Today’s school leavers have higher levels of financial literacy than adults aged 19-39, suggesting that financial education in English secondary schools is having a positive impact.

The finding comes from free-for-life credit report and score provider Noddle.co.uk, who tested over 1,000 people in England on their personal finance skills with a mock GSCE financial literacy exam. The experiment compared recent secondary school leavers with older generations.

In 2014, the government made financial education a compulsory element of the National Curriculum in England. The 16-year olds of the ‘Class of 2018’ have therefore received four years of financial education and the results from Noddle’s study suggest that the government’s decision is having a positive effect on young people’s money skills.

Overall, 16-year olds achieved more A grades in the mock GCSE financial literacy exam than Millennials (42% vs 36%). They also achieved better average scores (5.8 marks out of 10 vs 5.3 marks out of 10) and were less likely to get the very lowest grades, E or below (17% vs 25%).

The mock paper used in the research looked to gauge people’s understanding of key financial principles, as well as test their grasp of basic maths in the context of typical money scenarios. Questions included calculating the best interest rates, analysing the impact of inflation, understanding the difference between good and bad debt and picking the right multi-buy deal in a supermarket.

Out of all the age groups, Millennials fared the worst on the exam – with 36 percent failing the personal finance test (D or below). A quarter (25%) got an E grade or lower and 61 percent couldn’t correctly answer a question on what a credit score was. This is despite 46 percent saying that their education taught them about credit scores.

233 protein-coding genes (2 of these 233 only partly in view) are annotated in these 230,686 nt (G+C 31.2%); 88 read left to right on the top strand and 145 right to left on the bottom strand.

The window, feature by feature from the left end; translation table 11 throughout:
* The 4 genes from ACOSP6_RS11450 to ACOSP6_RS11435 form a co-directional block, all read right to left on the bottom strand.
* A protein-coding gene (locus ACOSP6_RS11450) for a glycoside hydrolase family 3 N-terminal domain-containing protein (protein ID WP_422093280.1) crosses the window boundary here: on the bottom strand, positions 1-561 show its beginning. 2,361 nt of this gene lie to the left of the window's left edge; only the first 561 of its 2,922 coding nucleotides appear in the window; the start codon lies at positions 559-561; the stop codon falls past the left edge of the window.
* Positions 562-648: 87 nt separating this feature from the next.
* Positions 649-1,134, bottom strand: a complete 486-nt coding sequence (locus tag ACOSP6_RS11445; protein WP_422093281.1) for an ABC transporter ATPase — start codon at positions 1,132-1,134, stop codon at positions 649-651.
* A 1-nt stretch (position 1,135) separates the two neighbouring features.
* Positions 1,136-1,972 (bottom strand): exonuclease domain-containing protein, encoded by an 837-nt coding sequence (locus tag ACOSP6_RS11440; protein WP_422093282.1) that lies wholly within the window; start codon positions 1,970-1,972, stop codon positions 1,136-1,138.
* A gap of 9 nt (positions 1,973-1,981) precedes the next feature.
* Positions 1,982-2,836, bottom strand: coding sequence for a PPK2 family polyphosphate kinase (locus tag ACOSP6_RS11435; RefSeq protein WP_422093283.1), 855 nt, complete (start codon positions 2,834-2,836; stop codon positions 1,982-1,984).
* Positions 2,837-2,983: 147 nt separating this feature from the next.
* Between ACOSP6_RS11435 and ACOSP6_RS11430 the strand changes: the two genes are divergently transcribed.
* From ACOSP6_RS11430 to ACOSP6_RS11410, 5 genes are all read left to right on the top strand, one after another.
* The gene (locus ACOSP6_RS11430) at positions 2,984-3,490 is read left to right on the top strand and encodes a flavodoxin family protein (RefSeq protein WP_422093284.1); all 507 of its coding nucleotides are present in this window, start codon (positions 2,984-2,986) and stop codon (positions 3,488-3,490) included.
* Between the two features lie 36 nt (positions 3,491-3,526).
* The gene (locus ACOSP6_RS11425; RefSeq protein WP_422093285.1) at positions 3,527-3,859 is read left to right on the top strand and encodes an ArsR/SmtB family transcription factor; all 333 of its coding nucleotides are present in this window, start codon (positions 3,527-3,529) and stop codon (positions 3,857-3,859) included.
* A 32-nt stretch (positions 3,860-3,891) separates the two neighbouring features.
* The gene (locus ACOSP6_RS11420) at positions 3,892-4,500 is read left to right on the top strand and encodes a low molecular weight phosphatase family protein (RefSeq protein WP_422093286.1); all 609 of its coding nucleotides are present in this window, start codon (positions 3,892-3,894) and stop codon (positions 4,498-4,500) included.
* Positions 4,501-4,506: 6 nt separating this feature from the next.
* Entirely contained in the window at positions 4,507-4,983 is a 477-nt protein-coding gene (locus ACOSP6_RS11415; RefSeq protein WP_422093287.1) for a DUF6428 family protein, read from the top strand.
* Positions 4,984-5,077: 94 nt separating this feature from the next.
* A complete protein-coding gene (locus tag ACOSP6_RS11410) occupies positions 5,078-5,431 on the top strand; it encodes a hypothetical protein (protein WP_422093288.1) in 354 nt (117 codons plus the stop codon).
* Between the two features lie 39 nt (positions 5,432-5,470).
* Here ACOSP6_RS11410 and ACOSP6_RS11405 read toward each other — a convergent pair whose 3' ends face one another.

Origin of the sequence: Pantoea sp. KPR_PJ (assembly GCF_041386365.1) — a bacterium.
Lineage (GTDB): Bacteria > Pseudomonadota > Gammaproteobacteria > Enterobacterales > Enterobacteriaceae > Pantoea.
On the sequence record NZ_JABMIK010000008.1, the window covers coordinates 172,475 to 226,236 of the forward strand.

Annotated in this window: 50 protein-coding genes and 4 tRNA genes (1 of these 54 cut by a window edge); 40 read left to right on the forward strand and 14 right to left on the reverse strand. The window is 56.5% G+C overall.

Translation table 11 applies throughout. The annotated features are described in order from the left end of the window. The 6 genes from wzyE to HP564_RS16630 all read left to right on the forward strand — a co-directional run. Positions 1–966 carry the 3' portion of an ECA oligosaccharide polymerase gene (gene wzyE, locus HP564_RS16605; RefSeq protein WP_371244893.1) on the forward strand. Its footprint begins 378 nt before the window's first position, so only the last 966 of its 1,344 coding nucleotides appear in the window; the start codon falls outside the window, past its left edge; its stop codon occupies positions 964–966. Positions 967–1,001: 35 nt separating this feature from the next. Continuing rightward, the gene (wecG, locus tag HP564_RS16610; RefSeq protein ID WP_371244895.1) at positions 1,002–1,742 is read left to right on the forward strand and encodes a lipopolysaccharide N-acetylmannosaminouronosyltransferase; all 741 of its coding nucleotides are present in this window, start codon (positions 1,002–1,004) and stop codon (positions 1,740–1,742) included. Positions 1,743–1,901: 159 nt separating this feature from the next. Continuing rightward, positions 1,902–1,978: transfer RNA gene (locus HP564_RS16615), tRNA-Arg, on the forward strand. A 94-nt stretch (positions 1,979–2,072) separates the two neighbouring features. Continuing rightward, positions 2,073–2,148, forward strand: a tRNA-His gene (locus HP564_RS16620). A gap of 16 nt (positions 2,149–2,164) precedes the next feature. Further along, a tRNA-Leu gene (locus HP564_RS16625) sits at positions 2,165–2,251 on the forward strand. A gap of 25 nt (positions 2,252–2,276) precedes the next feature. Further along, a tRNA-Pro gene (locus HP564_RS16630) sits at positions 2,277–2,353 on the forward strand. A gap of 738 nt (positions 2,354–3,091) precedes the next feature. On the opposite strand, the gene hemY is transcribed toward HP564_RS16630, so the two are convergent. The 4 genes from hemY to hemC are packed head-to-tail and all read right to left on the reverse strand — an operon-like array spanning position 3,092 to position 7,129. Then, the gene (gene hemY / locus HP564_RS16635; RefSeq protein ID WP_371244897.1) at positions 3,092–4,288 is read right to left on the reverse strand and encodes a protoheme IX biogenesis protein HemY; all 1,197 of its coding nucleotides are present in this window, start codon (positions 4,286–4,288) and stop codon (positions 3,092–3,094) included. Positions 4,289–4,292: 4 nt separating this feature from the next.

Over half (56%) of Millennials say they find it hard to make decisions about their personal finances, which is the highest among all age groups. This generations’ poor performance on the test, and difficulty making financial choices, adds further weight to the government’s decision to include financial education on the National Curriculum – and potentially helps younger generations avoid these same issues.

At the other end of the table, Baby Boomers or those aged 50 – 65, performed very well on the mock GCSE financial literacy exam. On average, they scored a B grade (or 6.7 marks out of 10). They also had the highest number of people who achieved an A or above (59%).

Baby Boomers were the least likely to agree that they find it hard making financial decisions (14%). However, only 16 percent believe that their education prepared them to make the right money choices in adulthood. This suggests that it’s not just education that plays an important role in financial literacy; experience helps too.

Jacqueline Dewey, Managing Director, Noddle.co.uk said: “It’s really encouraging to see that 16-year olds performed well in the mock GCSE exam; four years after the government introduced the mandatory requirement for financial education. It proves that younger generations are likely to be well equipped to make good financial decisions, which will help them later in life when it comes to managing their money and using credit – like loans and mortgages – responsibly.”

“Although the study suggests that financial education is having a positive impact on younger generations’ prospects, it has highlighted an area of concern. Namely that there are many adults – primarily Millennials – who have not benefitted from financial education in secondary school and, as a result, have lower levels of financial literacy.”

“Furthermore, in some circumstances, these adults thought they knew more about personal finance than they did in practice. This was the case with credit scores, where many incorrectly answered the exam question – despite saying they were taught about them at school.”